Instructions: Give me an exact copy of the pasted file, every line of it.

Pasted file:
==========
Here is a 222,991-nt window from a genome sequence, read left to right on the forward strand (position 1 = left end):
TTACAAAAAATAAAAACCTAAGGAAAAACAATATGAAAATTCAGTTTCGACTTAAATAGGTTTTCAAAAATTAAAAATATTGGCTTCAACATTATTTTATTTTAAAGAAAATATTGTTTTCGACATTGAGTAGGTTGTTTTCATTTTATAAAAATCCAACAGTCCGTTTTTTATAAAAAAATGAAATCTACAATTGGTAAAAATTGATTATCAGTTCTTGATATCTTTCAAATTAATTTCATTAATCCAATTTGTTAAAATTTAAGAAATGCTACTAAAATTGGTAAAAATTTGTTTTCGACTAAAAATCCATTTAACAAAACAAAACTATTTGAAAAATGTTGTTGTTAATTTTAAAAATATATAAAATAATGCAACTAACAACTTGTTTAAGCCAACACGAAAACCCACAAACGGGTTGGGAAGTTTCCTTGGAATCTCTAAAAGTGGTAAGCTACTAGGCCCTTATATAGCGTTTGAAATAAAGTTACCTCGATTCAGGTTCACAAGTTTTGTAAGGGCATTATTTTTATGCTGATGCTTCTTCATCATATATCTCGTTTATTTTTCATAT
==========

Here is a 222,991-nt window from a genome sequence, read left to right on the forward strand (position 1 = left end):
TTACAAAAAATAAAAACCTAAGGAAAAACAATATGAAAATTCAGTTTCGACTTAAATAGGTTTTCAAAAATTAAAAATATTGGCTTCAACATTATTTTATTTTAAAGAAAATATTGTTTTCGACATTGAGTAGGTTGTTTTCATTTTATAAAAATCCAACAGTCCGTTTTTTATAAAAAAATGAAATCTACAATTGGTAAAAATTGATTATCAGTTCTTGATATCTTTCAAATTAATTTCATTAATCCAATTTGTTAAAATTTAAGAAATGCTACTAAAATTGGTAAAAATTTGTTTTCGACTAAAAATCCATTTAACAAAACAAAACTATTTGAAAAATGTTGTTGTTAATTTTAAAAATATATAAAATAATGCAACTAACAACTTGTTTAAGCCAACACGAAAACCCACAAACGGGTTGGGAAGTTTCCTTGGAATCTCTAAAAGTGGTAAGCTACTAGGCCCTTATATAGCGTTTGAAATAAAGTTACCTCGATTCAGGTTCACAAGTTTTGTAAGGGCATTATTTTTATGCTGATGCTTCTTCATCATATATCTCGTTTATTTTTCATAT